Teenage Problems/stressed


today I was in my maths class and my teacher was writing on the board, I knew what she was writing was wrong and I told her. she said it wasn't and all the boys in my class started being really rude and annoying. my teacher then realised what she was doing was wrong and all the boys were winding me up. I was literally at the stage of crying! then my nose started bleeding really heavily and went on for about 45 minutes. I just completely freaked out. Then when I came back from my nosebleed my teacher asked me if I understood what she wrote on the board, when I was the one who corrected her! I nearly started screaming at her! do you think I am overly stressed and is this a possible reason for the nosebleed? can u recommend anything to calm me down? thanks for your time grace

Hi there Grace,

Thank you for taking the time to write to me and I hope that I can help.

I think that the stress may be responsible for the nosebleed but if you are getting them for no reason or they are recurrent then I would strongly recommend that you see your doctor just to get yourself checked out in case it is something more serious. The build up of pressure in your body, along with the adrenaline pumping and increased heartrate you experienced when stressed have been suggested as possible causes of a nosebleed. Similarly, blowing your nose too hard or picking your nose can also have similar affects. Keep an eye on how often that you have them and the type of situations you are in when they occur and you may notice a pattern between stress and a nosebleed. If you do keep having recurrent nosebleeds, even in stressful situations, it is important that you get yourself checked out.

In regards to calming you down, the easiest and most effective technique for de-stressing yourself instantly is to breathe deeply and count to ten. By slowing your breathing rate down, you calm your body down, begin to lower your heartrate and reduce the amounts of adrenaline that is produced, all of which, will help you to feel calmer and less stressed. There is no real technique to it but whenever you feel like you are about to become stressed or find yourself already stressed, take a couple of seconds to find a point to stare at and concentrate on, then, taking a big deep breath in, filling your lungs, slowly exhale and count. Do this from ten to one and by the time you get to one you should find yourself considerably de-stressed and feeling like you are more in control of your situation.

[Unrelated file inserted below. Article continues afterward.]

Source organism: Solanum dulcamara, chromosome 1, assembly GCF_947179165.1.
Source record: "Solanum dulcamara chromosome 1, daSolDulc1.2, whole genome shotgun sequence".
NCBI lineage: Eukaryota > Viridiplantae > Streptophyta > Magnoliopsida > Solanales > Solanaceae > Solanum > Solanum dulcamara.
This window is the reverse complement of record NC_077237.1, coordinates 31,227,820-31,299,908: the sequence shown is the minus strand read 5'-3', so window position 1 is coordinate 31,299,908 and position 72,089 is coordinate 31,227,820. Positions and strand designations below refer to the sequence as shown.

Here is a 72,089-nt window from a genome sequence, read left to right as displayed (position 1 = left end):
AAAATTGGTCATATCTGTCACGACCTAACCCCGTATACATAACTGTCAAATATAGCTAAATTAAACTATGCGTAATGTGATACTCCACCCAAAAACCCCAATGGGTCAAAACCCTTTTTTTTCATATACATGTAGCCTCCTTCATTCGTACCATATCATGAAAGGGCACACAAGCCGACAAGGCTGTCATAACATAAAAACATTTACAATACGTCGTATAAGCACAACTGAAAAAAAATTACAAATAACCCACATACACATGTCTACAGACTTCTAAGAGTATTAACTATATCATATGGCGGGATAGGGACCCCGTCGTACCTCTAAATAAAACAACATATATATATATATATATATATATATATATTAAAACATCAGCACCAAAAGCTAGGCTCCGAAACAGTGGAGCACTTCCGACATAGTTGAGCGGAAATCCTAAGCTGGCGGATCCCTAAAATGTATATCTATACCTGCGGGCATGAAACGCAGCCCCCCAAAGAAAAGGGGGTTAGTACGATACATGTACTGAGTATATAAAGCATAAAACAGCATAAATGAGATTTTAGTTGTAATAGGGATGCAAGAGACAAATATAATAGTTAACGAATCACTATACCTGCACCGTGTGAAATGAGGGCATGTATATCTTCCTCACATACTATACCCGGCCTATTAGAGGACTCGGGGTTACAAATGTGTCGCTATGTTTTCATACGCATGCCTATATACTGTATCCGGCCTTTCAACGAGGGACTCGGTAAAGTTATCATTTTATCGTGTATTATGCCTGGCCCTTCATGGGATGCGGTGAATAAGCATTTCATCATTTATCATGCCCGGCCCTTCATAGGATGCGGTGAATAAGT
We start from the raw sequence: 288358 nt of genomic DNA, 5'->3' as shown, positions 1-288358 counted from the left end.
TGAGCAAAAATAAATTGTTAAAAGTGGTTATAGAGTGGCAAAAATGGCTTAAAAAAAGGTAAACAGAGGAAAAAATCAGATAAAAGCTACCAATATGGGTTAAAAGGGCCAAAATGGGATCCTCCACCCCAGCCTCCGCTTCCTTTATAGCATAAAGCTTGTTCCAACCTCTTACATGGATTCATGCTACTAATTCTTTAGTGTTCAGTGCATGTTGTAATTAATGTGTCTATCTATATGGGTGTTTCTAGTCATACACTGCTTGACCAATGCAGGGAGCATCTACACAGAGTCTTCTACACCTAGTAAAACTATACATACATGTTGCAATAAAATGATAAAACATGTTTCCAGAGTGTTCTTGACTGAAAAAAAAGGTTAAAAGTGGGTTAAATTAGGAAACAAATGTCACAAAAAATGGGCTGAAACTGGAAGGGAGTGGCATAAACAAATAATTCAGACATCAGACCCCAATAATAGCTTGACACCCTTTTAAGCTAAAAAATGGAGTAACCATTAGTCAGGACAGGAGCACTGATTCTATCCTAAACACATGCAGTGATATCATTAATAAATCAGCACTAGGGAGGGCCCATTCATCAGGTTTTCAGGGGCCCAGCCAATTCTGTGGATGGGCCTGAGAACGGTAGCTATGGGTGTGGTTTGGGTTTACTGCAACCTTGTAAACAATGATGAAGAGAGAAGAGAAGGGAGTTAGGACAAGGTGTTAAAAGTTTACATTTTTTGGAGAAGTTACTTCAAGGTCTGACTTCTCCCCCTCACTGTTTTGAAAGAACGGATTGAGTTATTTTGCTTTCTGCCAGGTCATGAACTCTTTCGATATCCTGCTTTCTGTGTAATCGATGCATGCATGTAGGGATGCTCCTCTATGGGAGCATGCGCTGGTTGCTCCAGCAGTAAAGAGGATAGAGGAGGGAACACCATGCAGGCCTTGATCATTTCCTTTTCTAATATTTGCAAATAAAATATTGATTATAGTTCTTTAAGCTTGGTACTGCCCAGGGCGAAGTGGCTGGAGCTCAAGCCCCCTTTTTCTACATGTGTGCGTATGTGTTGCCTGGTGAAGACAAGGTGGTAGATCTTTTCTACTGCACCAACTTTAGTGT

Good stress is good for us. It is stress that causes adrenaline to flow, our hearts to be faster, our pupils to widen and the sense of needing to run away; things which would have protected us when we needed it historically. But bad stress is when all of these things happen in a situation that they should not need to occur and we feel trapped with all tight muscles, a churning stomach and a sense of wanting to scream and shout but not being able to. It is these situations where you have to learn to be able to manage your stress and calm yourself down before something happens.

There are always going to be people in life that like to cause you stress for no apparent reason and it doesn't change the older you get. What does change is your ability to recognise when your body is getting ready to go into 'fight or flight' mode and then either getting yourself out of the situation or starting the process of deep breathing to stop yourself from feeling so stressed out.

Hopefully, practicing the tried and tested breathing techniques should help you to take more control of your body when you are stressed and hopefully, it will help you to feel better and reduce your nose bleeds.

I hope that helps.  

Teenage Problems

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Daryl Taylor, BSc (Hons) Psychology, PGDip (pending certification)


My expertise covers everything and anything to do with growing up, being a teenager or a young adult or being the parent of one of the pre-described. I can cover issues on identity, sexuality, love, relationships, families, drug/alcohol abuse and anything and everything in between.


I have volunteered for AllExperts.com for over ten years now, but even before that I was trying to use my experience to help others by working with Advice4teens.co.uk, Teenadviceonline.org and even Lycos and Ask Jeeves. My experience comes from being a teenager primarily but this lead me to work with young people from the age of 13. I have worked front line, face to face and over the telephone, e-mail and webchat for a government department called Connexions UK (aimed at young people aged 13-19); as well as being student counselor in New York, a Peer Mentor, a student teacher and working for my school, college and University to help raise the aspirations of young people. My life has not been easy and I have been through my fair share of issues; so there is little that I haven't been through in reality opposed to just reading it from a book or from my academic studies. I have been featured as a case study as achieving through adversity for a number of magazines and I have featured in a couple of books on both sides of the Atlantic; even though I am UK based.

The Albert Kennedy Trust

Relationships: Cathy Senker, 2012, Raintree The Dean and Chapter Positive Nation GTEN Television Aim Higher

BSc(Hons) Psychology Post Graduate Diploma in Multidisciplinary Design Innovation Basic Counselling Skills Effective Listening Skills Mental Health First Aid

Awards and Honors
Outstanding Student achievement Adult learner's Award

Past/Present Clients
Allexperts.com Advice4teensuk.org Teenadviceonline.org lycos.co.uk askjeeves.com Connexions Direct

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